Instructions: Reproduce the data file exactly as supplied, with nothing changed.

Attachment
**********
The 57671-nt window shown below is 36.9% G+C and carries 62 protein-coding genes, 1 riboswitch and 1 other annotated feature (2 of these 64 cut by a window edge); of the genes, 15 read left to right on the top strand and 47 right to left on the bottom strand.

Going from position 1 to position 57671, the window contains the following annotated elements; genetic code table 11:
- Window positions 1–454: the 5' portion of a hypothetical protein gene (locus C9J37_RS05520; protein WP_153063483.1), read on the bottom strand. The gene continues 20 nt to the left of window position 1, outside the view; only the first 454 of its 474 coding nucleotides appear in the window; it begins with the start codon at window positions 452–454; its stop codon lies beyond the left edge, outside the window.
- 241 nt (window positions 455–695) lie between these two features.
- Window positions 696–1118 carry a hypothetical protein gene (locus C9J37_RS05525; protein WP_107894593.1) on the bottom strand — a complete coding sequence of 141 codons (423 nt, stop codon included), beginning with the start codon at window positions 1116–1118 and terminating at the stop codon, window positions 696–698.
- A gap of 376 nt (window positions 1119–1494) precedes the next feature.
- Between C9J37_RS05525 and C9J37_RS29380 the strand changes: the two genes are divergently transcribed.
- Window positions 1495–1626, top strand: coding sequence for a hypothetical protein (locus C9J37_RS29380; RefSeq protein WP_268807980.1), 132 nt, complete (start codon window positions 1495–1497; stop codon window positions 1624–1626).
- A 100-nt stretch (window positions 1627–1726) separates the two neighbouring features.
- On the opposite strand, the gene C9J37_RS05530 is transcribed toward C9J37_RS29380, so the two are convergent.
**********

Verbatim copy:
The 57671-nt window shown below is 36.9% G+C and carries 62 protein-coding genes, 1 riboswitch and 1 other annotated feature (2 of these 64 cut by a window edge); of the genes, 15 read left to right on the top strand and 47 right to left on the bottom strand.

Going from position 1 to position 57671, the window contains the following annotated elements; genetic code table 11:
- Window positions 1–454: the 5' portion of a hypothetical protein gene (locus C9J37_RS05520; protein WP_153063483.1), read on the bottom strand. The gene continues 20 nt to the left of window position 1, outside the view; only the first 454 of its 474 coding nucleotides appear in the window; it begins with the start codon at window positions 452–454; its stop codon lies beyond the left edge, outside the window.
- 241 nt (window positions 455–695) lie between these two features.
- Window positions 696–1118 carry a hypothetical protein gene (locus C9J37_RS05525; protein WP_107894593.1) on the bottom strand — a complete coding sequence of 141 codons (423 nt, stop codon included), beginning with the start codon at window positions 1116–1118 and terminating at the stop codon, window positions 696–698.
- A gap of 376 nt (window positions 1119–1494) precedes the next feature.
- Between C9J37_RS05525 and C9J37_RS29380 the strand changes: the two genes are divergently transcribed.
- Window positions 1495–1626, top strand: coding sequence for a hypothetical protein (locus C9J37_RS29380; RefSeq protein WP_268807980.1), 132 nt, complete (start codon window positions 1495–1497; stop codon window positions 1624–1626).
- A 100-nt stretch (window positions 1627–1726) separates the two neighbouring features.
- On the opposite strand, the gene C9J37_RS05530 is transcribed toward C9J37_RS29380, so the two are convergent.